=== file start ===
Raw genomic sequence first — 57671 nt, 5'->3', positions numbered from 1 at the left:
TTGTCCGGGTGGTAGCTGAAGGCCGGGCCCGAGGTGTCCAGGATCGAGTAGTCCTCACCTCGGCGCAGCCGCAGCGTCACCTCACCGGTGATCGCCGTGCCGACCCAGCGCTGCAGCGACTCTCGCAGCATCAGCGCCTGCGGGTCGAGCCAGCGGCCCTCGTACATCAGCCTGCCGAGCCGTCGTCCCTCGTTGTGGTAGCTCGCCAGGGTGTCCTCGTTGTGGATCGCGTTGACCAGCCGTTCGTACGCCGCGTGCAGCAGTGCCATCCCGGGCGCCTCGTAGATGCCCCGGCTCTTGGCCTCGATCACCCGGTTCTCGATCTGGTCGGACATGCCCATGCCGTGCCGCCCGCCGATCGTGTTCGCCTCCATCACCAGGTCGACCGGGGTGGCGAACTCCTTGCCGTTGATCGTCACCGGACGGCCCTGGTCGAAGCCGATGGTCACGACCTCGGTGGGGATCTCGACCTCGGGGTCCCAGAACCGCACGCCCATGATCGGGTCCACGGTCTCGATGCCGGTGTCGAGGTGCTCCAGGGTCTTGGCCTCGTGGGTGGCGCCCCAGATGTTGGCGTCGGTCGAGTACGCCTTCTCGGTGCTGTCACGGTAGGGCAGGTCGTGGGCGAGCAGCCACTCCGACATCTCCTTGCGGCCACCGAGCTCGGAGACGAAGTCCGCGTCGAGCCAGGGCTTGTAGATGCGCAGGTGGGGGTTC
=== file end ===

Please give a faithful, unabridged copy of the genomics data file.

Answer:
Raw genomic sequence first — 57671 nt, 5'->3', positions numbered from 1 at the left:
TTGTCCGGGTGGTAGCTGAAGGCCGGGCCCGAGGTGTCCAGGATCGAGTAGTCCTCACCTCGGCGCAGCCGCAGCGTCACCTCACCGGTGATCGCCGTGCCGACCCAGCGCTGCAGCGACTCTCGCAGCATCAGCGCCTGCGGGTCGAGCCAGCGGCCCTCGTACATCAGCCTGCCGAGCCGTCGTCCCTCGTTGTGGTAGCTCGCCAGGGTGTCCTCGTTGTGGATCGCGTTGACCAGCCGTTCGTACGCCGCGTGCAGCAGTGCCATCCCGGGCGCCTCGTAGATGCCCCGGCTCTTGGCCTCGATCACCCGGTTCTCGATCTGGTCGGACATGCCCATGCCGTGCCGCCCGCCGATCGTGTTCGCCTCCATCACCAGGTCGACCGGGGTGGCGAACTCCTTGCCGTTGATCGTCACCGGACGGCCCTGGTCGAAGCCGATGGTCACGACCTCGGTGGGGATCTCGACCTCGGGGTCCCAGAACCGCACGCCCATGATCGGGTCCACGGTCTCGATGCCGGTGTCGAGGTGCTCCAGGGTCTTGGCCTCGTGGGTGGCGCCCCAGATGTTGGCGTCGGTCGAGTACGCCTTCTCGGTGCTGTCACGGTAGGGCAGGTCGTGGGCGAGCAGCCACTCCGACATCTCCTTGCGGCCACCGAGCTCGGAGACGAAGTCCGCGTCGAGCCAGGGCTTGTAGATGCGCAGGTGGGGGTTC